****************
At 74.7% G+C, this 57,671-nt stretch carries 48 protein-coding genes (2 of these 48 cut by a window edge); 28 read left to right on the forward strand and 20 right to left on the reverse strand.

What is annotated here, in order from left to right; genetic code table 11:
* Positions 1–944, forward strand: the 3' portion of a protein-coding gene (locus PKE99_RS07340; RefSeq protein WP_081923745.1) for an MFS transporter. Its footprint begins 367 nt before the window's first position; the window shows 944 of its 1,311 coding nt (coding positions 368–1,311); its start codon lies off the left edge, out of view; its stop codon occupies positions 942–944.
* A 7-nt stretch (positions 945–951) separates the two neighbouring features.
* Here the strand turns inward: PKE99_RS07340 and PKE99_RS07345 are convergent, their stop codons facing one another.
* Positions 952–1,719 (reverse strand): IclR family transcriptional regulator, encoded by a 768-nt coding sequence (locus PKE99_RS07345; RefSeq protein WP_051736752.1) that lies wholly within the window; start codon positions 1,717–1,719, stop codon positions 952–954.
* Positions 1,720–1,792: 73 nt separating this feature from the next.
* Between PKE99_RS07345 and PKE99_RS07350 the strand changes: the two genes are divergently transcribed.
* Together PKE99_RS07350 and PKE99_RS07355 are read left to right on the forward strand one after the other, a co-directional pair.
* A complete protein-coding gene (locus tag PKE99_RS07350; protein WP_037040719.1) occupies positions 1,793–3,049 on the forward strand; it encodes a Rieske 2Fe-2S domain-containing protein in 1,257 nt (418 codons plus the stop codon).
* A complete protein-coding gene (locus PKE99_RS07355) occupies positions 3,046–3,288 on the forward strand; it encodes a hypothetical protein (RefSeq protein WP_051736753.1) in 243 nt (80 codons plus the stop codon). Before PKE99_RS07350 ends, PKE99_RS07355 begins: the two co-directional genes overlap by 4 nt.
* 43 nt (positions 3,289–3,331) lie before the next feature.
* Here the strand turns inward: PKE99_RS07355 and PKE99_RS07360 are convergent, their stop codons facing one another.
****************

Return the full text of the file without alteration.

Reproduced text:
At 74.7% G+C, this 57,671-nt stretch carries 48 protein-coding genes (2 of these 48 cut by a window edge); 28 read left to right on the forward strand and 20 right to left on the reverse strand.

What is annotated here, in order from left to right; genetic code table 11:
* Positions 1–944, forward strand: the 3' portion of a protein-coding gene (locus PKE99_RS07340; RefSeq protein WP_081923745.1) for an MFS transporter. Its footprint begins 367 nt before the window's first position; the window shows 944 of its 1,311 coding nt (coding positions 368–1,311); its start codon lies off the left edge, out of view; its stop codon occupies positions 942–944.
* A 7-nt stretch (positions 945–951) separates the two neighbouring features.
* Here the strand turns inward: PKE99_RS07340 and PKE99_RS07345 are convergent, their stop codons facing one another.
* Positions 952–1,719 (reverse strand): IclR family transcriptional regulator, encoded by a 768-nt coding sequence (locus PKE99_RS07345; RefSeq protein WP_051736752.1) that lies wholly within the window; start codon positions 1,717–1,719, stop codon positions 952–954.
* Positions 1,720–1,792: 73 nt separating this feature from the next.
* Between PKE99_RS07345 and PKE99_RS07350 the strand changes: the two genes are divergently transcribed.
* Together PKE99_RS07350 and PKE99_RS07355 are read left to right on the forward strand one after the other, a co-directional pair.
* A complete protein-coding gene (locus tag PKE99_RS07350; protein WP_037040719.1) occupies positions 1,793–3,049 on the forward strand; it encodes a Rieske 2Fe-2S domain-containing protein in 1,257 nt (418 codons plus the stop codon).
* A complete protein-coding gene (locus PKE99_RS07355) occupies positions 3,046–3,288 on the forward strand; it encodes a hypothetical protein (RefSeq protein WP_051736753.1) in 243 nt (80 codons plus the stop codon). Before PKE99_RS07350 ends, PKE99_RS07355 begins: the two co-directional genes overlap by 4 nt.
* 43 nt (positions 3,289–3,331) lie before the next feature.
* Here the strand turns inward: PKE99_RS07355 and PKE99_RS07360 are convergent, their stop codons facing one another.